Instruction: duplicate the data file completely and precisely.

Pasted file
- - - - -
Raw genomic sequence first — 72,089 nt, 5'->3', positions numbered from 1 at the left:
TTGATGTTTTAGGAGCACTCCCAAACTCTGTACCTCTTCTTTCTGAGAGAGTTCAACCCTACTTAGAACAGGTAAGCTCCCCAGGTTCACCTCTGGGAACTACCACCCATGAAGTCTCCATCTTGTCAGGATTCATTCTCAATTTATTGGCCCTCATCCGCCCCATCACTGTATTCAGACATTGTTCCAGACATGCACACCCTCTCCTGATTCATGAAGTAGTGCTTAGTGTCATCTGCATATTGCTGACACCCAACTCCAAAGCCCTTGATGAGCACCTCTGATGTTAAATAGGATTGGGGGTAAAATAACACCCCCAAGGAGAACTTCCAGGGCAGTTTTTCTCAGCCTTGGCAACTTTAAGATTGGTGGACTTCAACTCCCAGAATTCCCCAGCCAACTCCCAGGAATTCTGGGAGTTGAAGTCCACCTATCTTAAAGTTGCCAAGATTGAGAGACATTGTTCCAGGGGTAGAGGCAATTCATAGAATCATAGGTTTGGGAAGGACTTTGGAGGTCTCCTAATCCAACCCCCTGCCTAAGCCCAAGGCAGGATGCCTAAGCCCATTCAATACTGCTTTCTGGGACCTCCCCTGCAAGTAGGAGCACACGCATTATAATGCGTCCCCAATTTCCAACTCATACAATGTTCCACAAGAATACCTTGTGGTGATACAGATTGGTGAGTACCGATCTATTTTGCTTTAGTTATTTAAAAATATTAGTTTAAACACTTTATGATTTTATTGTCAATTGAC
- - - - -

Raw genomic sequence first — 72,089 nt, 5'->3', positions numbered from 1 at the left:
TTGATGTTTTAGGAGCACTCCCAAACTCTGTACCTCTTCTTTCTGAGAGAGTTCAACCCTACTTAGAACAGGTAAGCTCCCCAGGTTCACCTCTGGGAACTACCACCCATGAAGTCTCCATCTTGTCAGGATTCATTCTCAATTTATTGGCCCTCATCCGCCCCATCACTGTATTCAGACATTGTTCCAGACATGCACACCCTCTCCTGATTCATGAAGTAGTGCTTAGTGTCATCTGCATATTGCTGACACCCAACTCCAAAGCCCTTGATGAGCACCTCTGATGTTAAATAGGATTGGGGGTAAAATAACACCCCCAAGGAGAACTTCCAGGGCAGTTTTTCTCAGCCTTGGCAACTTTAAGATTGGTGGACTTCAACTCCCAGAATTCCCCAGCCAACTCCCAGGAATTCTGGGAGTTGAAGTCCACCTATCTTAAAGTTGCCAAGATTGAGAGACATTGTTCCAGGGGTAGAGGCAATTCATAGAATCATAGGTTTGGGAAGGACTTTGGAGGTCTCCTAATCCAACCCCCTGCCTAAGCCCAAGGCAGGATGCCTAAGCCCATTCAATACTGCTTTCTGGGACCTCCCCTGCAAGTAGGAGCACACGCATTATAATGCGTCCCCAATTTCCAACTCATACAATGTTCCACAAGAATACCTTGTGGTGATACAGATTGGTGAGTACCGATCTATTTTGCTTTAGTTATTTAAAAATATTAGTTTAAACACTTTATGATTTTATTGTCAATTGAC